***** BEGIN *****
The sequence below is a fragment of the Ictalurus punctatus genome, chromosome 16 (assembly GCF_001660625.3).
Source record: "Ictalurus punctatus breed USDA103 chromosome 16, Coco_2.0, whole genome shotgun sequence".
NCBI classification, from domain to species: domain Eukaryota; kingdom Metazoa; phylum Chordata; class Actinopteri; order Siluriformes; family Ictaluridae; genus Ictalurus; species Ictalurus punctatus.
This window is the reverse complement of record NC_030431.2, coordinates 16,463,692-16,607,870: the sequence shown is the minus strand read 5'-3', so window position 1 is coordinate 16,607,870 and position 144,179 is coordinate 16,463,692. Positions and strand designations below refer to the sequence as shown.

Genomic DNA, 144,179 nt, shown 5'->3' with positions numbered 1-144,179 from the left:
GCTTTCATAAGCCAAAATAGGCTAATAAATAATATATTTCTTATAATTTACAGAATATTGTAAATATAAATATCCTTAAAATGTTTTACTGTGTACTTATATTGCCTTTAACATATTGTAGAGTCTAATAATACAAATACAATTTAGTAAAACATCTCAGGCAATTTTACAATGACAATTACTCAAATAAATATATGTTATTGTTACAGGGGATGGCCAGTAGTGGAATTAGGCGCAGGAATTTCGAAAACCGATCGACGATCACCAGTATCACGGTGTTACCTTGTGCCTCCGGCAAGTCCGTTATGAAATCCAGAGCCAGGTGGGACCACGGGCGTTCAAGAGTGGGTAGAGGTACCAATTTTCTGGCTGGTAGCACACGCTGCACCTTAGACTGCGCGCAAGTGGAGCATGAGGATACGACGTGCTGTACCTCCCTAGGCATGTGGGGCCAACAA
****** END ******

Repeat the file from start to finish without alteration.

The sequence below is a fragment of the Ictalurus punctatus genome, chromosome 16 (assembly GCF_001660625.3).
Source record: "Ictalurus punctatus breed USDA103 chromosome 16, Coco_2.0, whole genome shotgun sequence".
NCBI classification, from domain to species: domain Eukaryota; kingdom Metazoa; phylum Chordata; class Actinopteri; order Siluriformes; family Ictaluridae; genus Ictalurus; species Ictalurus punctatus.
This window is the reverse complement of record NC_030431.2, coordinates 16,463,692-16,607,870: the sequence shown is the minus strand read 5'-3', so window position 1 is coordinate 16,607,870 and position 144,179 is coordinate 16,463,692. Positions and strand designations below refer to the sequence as shown.

Genomic DNA, 144,179 nt, shown 5'->3' with positions numbered 1-144,179 from the left:
GCTTTCATAAGCCAAAATAGGCTAATAAATAATATATTTCTTATAATTTACAGAATATTGTAAATATAAATATCCTTAAAATGTTTTACTGTGTACTTATATTGCCTTTAACATATTGTAGAGTCTAATAATACAAATACAATTTAGTAAAACATCTCAGGCAATTTTACAATGACAATTACTCAAATAAATATATGTTATTGTTACAGGGGATGGCCAGTAGTGGAATTAGGCGCAGGAATTTCGAAAACCGATCGACGATCACCAGTATCACGGTGTTACCTTGTGCCTCCGGCAAGTCCGTTATGAAATCCAGAGCCAGGTGGGACCACGGGCGTTCAAGAGTGGGTAGAGGTACCAATTTTCTGGCTGGTAGCACACGCTGCACCTTAGACTGCGCGCAAGTGGAGCATGAGGATACGACGTGCTGTACCTCCCTAGGCATGTGGGGCCAACAA